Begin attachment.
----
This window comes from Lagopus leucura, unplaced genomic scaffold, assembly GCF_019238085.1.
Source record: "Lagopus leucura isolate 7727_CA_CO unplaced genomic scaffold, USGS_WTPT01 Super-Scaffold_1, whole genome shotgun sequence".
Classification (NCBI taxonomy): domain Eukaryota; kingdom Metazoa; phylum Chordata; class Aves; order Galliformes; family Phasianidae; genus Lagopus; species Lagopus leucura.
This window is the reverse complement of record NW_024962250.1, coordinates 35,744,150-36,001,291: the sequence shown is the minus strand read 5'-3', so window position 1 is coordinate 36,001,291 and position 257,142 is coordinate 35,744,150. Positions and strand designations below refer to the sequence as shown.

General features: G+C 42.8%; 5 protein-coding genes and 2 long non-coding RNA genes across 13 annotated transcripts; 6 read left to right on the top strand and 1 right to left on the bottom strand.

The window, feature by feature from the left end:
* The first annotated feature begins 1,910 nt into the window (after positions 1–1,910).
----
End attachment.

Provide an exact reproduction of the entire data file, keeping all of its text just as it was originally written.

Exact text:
This window comes from Lagopus leucura, unplaced genomic scaffold, assembly GCF_019238085.1.
Source record: "Lagopus leucura isolate 7727_CA_CO unplaced genomic scaffold, USGS_WTPT01 Super-Scaffold_1, whole genome shotgun sequence".
Classification (NCBI taxonomy): domain Eukaryota; kingdom Metazoa; phylum Chordata; class Aves; order Galliformes; family Phasianidae; genus Lagopus; species Lagopus leucura.
This window is the reverse complement of record NW_024962250.1, coordinates 35,744,150-36,001,291: the sequence shown is the minus strand read 5'-3', so window position 1 is coordinate 36,001,291 and position 257,142 is coordinate 35,744,150. Positions and strand designations below refer to the sequence as shown.

General features: G+C 42.8%; 5 protein-coding genes and 2 long non-coding RNA genes across 13 annotated transcripts; 6 read left to right on the top strand and 1 right to left on the bottom strand.

The window, feature by feature from the left end:
* The first annotated feature begins 1,910 nt into the window (after positions 1–1,910).